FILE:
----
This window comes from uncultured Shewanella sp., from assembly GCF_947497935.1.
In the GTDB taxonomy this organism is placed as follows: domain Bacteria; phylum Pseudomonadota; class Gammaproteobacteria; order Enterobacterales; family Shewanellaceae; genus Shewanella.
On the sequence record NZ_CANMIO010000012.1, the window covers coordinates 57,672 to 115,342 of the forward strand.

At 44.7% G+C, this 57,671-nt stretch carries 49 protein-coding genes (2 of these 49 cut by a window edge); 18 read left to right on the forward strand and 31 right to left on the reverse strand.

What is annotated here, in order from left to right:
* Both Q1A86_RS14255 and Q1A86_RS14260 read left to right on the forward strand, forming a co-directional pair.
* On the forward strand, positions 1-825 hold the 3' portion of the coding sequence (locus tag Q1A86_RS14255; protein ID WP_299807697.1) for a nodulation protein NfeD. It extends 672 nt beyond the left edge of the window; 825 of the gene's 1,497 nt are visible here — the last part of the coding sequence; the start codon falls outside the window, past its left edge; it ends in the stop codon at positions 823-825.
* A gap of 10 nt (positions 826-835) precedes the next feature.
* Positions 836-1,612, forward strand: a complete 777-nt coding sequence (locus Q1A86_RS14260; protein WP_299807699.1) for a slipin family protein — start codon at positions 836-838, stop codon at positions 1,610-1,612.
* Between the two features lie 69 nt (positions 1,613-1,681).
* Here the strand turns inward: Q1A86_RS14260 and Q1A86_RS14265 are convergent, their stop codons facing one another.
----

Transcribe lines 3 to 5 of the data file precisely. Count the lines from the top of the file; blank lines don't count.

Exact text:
On the sequence record NZ_CANMIO010000012.1, the window covers coordinates 57,672 to 115,342 of the forward strand.

At 44.7% G+C, this 57,671-nt stretch carries 49 protein-coding genes (2 of these 49 cut by a window edge); 18 read left to right on the forward strand and 31 right to left on the reverse strand.

What is annotated here, in order from left to right: